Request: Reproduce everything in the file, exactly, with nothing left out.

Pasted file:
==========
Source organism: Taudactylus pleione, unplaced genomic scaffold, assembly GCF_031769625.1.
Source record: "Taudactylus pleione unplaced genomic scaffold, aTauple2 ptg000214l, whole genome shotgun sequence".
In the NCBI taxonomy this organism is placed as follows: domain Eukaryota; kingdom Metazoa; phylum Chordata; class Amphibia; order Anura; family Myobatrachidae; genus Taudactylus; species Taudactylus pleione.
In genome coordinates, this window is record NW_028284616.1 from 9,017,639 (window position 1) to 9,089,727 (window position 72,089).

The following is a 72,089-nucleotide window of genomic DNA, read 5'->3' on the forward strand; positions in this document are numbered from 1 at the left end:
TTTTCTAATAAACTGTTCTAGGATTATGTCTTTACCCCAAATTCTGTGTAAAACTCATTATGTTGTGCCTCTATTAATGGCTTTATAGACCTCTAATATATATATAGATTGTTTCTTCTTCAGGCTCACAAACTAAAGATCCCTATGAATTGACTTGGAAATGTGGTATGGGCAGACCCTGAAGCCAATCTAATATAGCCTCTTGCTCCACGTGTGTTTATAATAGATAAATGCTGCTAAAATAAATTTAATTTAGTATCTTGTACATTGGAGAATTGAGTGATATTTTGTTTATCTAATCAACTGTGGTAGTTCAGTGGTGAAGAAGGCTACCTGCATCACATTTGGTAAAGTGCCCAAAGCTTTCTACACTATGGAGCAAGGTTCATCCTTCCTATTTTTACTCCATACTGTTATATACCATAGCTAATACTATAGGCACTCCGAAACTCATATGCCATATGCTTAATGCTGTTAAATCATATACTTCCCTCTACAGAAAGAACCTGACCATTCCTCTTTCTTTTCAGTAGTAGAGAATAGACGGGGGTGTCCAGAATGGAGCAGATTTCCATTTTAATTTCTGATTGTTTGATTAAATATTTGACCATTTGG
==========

Source organism: Taudactylus pleione, unplaced genomic scaffold, assembly GCF_031769625.1.
Source record: "Taudactylus pleione unplaced genomic scaffold, aTauple2 ptg000214l, whole genome shotgun sequence".
In the NCBI taxonomy this organism is placed as follows: domain Eukaryota; kingdom Metazoa; phylum Chordata; class Amphibia; order Anura; family Myobatrachidae; genus Taudactylus; species Taudactylus pleione.
In genome coordinates, this window is record NW_028284616.1 from 9,017,639 (window position 1) to 9,089,727 (window position 72,089).

The following is a 72,089-nucleotide window of genomic DNA, read 5'->3' on the forward strand; positions in this document are numbered from 1 at the left end:
TTTTCTAATAAACTGTTCTAGGATTATGTCTTTACCCCAAATTCTGTGTAAAACTCATTATGTTGTGCCTCTATTAATGGCTTTATAGACCTCTAATATATATATAGATTGTTTCTTCTTCAGGCTCACAAACTAAAGATCCCTATGAATTGACTTGGAAATGTGGTATGGGCAGACCCTGAAGCCAATCTAATATAGCCTCTTGCTCCACGTGTGTTTATAATAGATAAATGCTGCTAAAATAAATTTAATTTAGTATCTTGTACATTGGAGAATTGAGTGATATTTTGTTTATCTAATCAACTGTGGTAGTTCAGTGGTGAAGAAGGCTACCTGCATCACATTTGGTAAAGTGCCCAAAGCTTTCTACACTATGGAGCAAGGTTCATCCTTCCTATTTTTACTCCATACTGTTATATACCATAGCTAATACTATAGGCACTCCGAAACTCATATGCCATATGCTTAATGCTGTTAAATCATATACTTCCCTCTACAGAAAGAACCTGACCATTCCTCTTTCTTTTCAGTAGTAGAGAATAGACGGGGGTGTCCAGAATGGAGCAGATTTCCATTTTAATTTCTGATTGTTTGATTAAATATTTGACCATTTGG